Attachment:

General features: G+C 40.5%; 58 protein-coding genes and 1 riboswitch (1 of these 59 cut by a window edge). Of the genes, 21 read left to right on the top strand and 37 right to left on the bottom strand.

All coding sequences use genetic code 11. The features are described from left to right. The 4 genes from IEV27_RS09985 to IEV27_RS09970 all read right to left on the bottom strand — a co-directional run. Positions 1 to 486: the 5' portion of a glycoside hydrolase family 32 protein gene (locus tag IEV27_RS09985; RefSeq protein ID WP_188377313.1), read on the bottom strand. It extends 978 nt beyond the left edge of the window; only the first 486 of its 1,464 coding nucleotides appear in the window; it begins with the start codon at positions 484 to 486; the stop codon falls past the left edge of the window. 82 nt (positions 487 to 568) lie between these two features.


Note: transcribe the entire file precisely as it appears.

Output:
General features: G+C 40.5%; 58 protein-coding genes and 1 riboswitch (1 of these 59 cut by a window edge). Of the genes, 21 read left to right on the top strand and 37 right to left on the bottom strand.

All coding sequences use genetic code 11. The features are described from left to right. The 4 genes from IEV27_RS09985 to IEV27_RS09970 all read right to left on the bottom strand — a co-directional run. Positions 1 to 486: the 5' portion of a glycoside hydrolase family 32 protein gene (locus tag IEV27_RS09985; RefSeq protein ID WP_188377313.1), read on the bottom strand. It extends 978 nt beyond the left edge of the window; only the first 486 of its 1,464 coding nucleotides appear in the window; it begins with the start codon at positions 484 to 486; the stop codon falls past the left edge of the window. 82 nt (positions 487 to 568) lie between these two features.